Ambassador Adank stated that “some members continue to see the approach evolved in the past as remaining viable, subject to the resolution of various outstanding issues.”  A large number of developing and least-developed countries have called for the continuation of the tiered formula approach at the most recent agriculture negotiations committee meeting.

The chair admitted that the tiered-approach “created complexity without achieving adequate improvements in market access and has suggested a need to consider simplified approaches.”  The EU is the main proponent for a simplified approach.

Mr. Adank will hold an open-ended informal meeting on July 23 to address the issues.


Around the Globe

            ●      India is preparing to veto the World Trade Organization’s (WTO) trade facilitation agreement, in a stubborn effort to seek a negotiating space for public stockholding in food grain and food subsidies, the Business Standard reported (see related report this issue).  If it does, it will be the only country in the entire WTO membership to stop the deal from getting implemented.

“The way things are moving, there is no way we can agree to the trade facilitation agreement being pushed by the developed nations at WTO within the prescribed deadline. Food security has always been India’s main concern and this time we are not going to concede,” a top-ranking official involved in the negotiations, who did not wish to be named, told Business Standard.  The issue of public stockholding and food security has domestic compulsions here as the issue is largely political. And, for a new government that came to power after winning a landslide victory, the issue of livelihood of its poor and marginal farmers is a political trump card.

Eleventh hour negotiations to win Indian approval for a breakthrough global trade pact may not have succeeded in the end despite initial signs of progress, sources involved in the discussions said on Saturday according to a Reuters news service report.  India is the most prevalent among a group of developing nations angry at rich countries for failing to address their concerns about a deal on trade facilitation – struck by WTO member states in Bali last year – that must be detailed by a July 31 deadline.

Proponents believe the deal could add $1 trillion to global GDP and 21 million jobs.  But India’s Trade Ministry said on Wednesday it would “find it difficult” to support the protocol unless it was satisfied that adequate emphasis is being placed on negotiations about food security and other issues important to poor countries -sparking furious negotiations at the G20 Trade Ministers meeting in Sydney.  Three officials involved in the negotiations, speaking under the condition of anonymity in order to speak frankly, expressed exasperation with what they described as a history of erratic behaviour on the part of the Indian trade team that made it difficult to trust.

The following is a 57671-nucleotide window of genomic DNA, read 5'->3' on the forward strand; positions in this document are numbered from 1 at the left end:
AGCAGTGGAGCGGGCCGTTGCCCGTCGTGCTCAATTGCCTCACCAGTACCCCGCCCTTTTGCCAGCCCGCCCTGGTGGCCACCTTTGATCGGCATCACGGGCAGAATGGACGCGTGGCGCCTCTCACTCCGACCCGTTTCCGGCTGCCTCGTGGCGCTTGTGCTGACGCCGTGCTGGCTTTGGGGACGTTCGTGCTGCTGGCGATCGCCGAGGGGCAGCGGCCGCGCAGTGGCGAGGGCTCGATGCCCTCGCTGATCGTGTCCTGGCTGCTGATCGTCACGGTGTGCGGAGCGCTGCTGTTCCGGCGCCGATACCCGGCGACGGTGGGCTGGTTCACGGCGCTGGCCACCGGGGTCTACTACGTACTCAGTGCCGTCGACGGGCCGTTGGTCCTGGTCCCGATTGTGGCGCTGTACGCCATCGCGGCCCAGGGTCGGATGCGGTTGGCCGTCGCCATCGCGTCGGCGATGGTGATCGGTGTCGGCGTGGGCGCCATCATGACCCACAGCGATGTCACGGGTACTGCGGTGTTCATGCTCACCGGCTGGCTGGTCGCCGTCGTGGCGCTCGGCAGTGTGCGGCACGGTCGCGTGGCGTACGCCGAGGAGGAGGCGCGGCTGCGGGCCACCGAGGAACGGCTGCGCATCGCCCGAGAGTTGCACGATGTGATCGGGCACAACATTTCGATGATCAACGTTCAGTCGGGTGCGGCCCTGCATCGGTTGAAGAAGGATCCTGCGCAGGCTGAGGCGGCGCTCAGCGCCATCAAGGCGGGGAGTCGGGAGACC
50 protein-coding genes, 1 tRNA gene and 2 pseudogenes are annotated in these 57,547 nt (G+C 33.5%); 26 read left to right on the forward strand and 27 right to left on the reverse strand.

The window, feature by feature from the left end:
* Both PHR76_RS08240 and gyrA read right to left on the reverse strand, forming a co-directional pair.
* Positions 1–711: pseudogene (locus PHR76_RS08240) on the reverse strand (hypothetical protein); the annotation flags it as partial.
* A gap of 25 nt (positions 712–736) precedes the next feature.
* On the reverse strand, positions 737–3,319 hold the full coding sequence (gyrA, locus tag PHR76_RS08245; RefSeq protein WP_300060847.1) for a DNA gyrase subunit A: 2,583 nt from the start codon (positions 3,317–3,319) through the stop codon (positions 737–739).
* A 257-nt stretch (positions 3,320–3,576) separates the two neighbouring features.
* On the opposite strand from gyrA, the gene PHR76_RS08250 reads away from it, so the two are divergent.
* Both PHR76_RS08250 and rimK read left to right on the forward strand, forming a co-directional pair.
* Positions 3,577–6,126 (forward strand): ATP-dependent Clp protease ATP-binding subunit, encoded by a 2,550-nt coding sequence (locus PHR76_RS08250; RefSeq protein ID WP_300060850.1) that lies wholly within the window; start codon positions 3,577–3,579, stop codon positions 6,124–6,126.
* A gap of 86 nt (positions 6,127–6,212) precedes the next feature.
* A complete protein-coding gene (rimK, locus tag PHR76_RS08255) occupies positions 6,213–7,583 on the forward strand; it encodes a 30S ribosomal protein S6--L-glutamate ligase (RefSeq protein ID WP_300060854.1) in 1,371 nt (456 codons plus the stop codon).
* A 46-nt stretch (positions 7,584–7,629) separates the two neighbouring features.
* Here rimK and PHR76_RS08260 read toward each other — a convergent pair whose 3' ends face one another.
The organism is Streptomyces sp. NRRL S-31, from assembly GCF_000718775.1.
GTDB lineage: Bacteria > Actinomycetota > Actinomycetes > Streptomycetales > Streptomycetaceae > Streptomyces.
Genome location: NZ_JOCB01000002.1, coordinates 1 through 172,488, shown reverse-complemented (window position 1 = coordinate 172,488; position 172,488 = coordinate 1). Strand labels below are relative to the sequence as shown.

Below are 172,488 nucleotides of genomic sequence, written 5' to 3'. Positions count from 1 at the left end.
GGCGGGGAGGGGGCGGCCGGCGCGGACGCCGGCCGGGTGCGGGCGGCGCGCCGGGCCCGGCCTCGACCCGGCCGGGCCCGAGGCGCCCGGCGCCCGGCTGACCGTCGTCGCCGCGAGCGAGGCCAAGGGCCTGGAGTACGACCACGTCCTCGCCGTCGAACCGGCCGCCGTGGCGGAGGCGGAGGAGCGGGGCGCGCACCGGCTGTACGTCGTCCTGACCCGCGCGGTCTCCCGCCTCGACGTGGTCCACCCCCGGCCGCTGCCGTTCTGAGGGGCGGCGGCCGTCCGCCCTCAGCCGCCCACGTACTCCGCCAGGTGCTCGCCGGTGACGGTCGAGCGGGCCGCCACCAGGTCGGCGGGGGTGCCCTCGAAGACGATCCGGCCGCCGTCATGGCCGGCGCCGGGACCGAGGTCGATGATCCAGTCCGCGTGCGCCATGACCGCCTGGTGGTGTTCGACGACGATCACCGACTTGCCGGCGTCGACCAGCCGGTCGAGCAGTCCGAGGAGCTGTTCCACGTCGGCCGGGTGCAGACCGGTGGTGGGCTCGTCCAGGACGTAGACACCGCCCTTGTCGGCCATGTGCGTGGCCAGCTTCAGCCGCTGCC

India has not provided any clear description of exactly what changes it would like made to the agreement, they said, although it would not matter anyway because no concessions were on offer given how difficult the negotiations had proven to conclude the first time round.  The Indian demands appear to have shaken confidence in the new government of Narendra Modi, who came to power earlier this year with a pro-business agenda but now appears set to derail what several officials called the most significant global trade pact in two decades.

Australian Trade Minister Andrew Robb said assurances had been given to all of the signatories to the treaty that their concerns would be met and expressed optimism that it would be resolved before the deadline.  “There was strong resolution around the table that India’s issues to do with food security would and should and will be addressed as decided previously and I think there will be discussions about how to satisfy the Indians and they won’t be left behind,” Robb told reporters.  The row over subsidies has raised fears that the so-called “trade facilitation agreement”, the first ever global trade agreement under the World Trade Organization, will be derailed.

“We are focused on implementing the full Bali package that will deliver for every country involved,” said Michael Froman, the U.S. Trade Representative.  “Reinvigorating the multilateral system is too important to put at risk with any backsliding on commitments.”